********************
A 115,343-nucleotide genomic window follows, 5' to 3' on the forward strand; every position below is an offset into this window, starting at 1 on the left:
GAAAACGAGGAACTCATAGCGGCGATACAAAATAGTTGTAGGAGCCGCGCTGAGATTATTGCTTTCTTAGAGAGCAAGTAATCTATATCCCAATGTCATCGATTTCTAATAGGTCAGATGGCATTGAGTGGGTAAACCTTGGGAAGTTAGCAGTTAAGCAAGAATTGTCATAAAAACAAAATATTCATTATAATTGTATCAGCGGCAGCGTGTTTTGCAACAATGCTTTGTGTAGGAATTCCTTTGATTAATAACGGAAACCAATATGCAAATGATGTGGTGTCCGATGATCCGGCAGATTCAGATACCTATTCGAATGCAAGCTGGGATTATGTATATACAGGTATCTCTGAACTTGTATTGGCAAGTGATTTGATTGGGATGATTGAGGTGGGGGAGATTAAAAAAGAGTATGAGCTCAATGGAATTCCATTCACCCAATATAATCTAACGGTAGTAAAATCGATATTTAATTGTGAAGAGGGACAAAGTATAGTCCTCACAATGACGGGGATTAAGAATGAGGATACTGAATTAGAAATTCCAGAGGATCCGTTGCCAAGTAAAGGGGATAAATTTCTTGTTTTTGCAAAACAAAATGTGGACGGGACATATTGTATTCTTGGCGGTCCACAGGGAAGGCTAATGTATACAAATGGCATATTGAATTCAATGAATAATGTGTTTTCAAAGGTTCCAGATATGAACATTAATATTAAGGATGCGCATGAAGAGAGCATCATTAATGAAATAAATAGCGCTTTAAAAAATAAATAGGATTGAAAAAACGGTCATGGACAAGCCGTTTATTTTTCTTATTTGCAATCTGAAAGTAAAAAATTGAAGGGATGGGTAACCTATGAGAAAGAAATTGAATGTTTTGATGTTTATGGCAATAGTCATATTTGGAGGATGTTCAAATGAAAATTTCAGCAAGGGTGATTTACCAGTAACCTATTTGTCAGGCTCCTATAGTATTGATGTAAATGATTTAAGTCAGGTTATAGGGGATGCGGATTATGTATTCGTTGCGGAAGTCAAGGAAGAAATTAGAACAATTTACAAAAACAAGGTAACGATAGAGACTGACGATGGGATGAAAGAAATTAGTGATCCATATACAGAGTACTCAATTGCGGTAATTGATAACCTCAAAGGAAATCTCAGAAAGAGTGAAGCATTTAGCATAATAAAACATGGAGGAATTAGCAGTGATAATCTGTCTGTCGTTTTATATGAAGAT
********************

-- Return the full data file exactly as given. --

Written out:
A 115,343-nucleotide genomic window follows, 5' to 3' on the forward strand; every position below is an offset into this window, starting at 1 on the left:
GAAAACGAGGAACTCATAGCGGCGATACAAAATAGTTGTAGGAGCCGCGCTGAGATTATTGCTTTCTTAGAGAGCAAGTAATCTATATCCCAATGTCATCGATTTCTAATAGGTCAGATGGCATTGAGTGGGTAAACCTTGGGAAGTTAGCAGTTAAGCAAGAATTGTCATAAAAACAAAATATTCATTATAATTGTATCAGCGGCAGCGTGTTTTGCAACAATGCTTTGTGTAGGAATTCCTTTGATTAATAACGGAAACCAATATGCAAATGATGTGGTGTCCGATGATCCGGCAGATTCAGATACCTATTCGAATGCAAGCTGGGATTATGTATATACAGGTATCTCTGAACTTGTATTGGCAAGTGATTTGATTGGGATGATTGAGGTGGGGGAGATTAAAAAAGAGTATGAGCTCAATGGAATTCCATTCACCCAATATAATCTAACGGTAGTAAAATCGATATTTAATTGTGAAGAGGGACAAAGTATAGTCCTCACAATGACGGGGATTAAGAATGAGGATACTGAATTAGAAATTCCAGAGGATCCGTTGCCAAGTAAAGGGGATAAATTTCTTGTTTTTGCAAAACAAAATGTGGACGGGACATATTGTATTCTTGGCGGTCCACAGGGAAGGCTAATGTATACAAATGGCATATTGAATTCAATGAATAATGTGTTTTCAAAGGTTCCAGATATGAACATTAATATTAAGGATGCGCATGAAGAGAGCATCATTAATGAAATAAATAGCGCTTTAAAAAATAAATAGGATTGAAAAAACGGTCATGGACAAGCCGTTTATTTTTCTTATTTGCAATCTGAAAGTAAAAAATTGAAGGGATGGGTAACCTATGAGAAAGAAATTGAATGTTTTGATGTTTATGGCAATAGTCATATTTGGAGGATGTTCAAATGAAAATTTCAGCAAGGGTGATTTACCAGTAACCTATTTGTCAGGCTCCTATAGTATTGATGTAAATGATTTAAGTCAGGTTATAGGGGATGCGGATTATGTATTCGTTGCGGAAGTCAAGGAAGAAATTAGAACAATTTACAAAAACAAGGTAACGATAGAGACTGACGATGGGATGAAAGAAATTAGTGATCCATATACAGAGTACTCAATTGCGGTAATTGATAACCTCAAAGGAAATCTCAGAAAGAGTGAAGCATTTAGCATAATAAAACATGGAGGAATTAGCAGTGATAATCTGTCTGTCGTTTTATATGAAGAT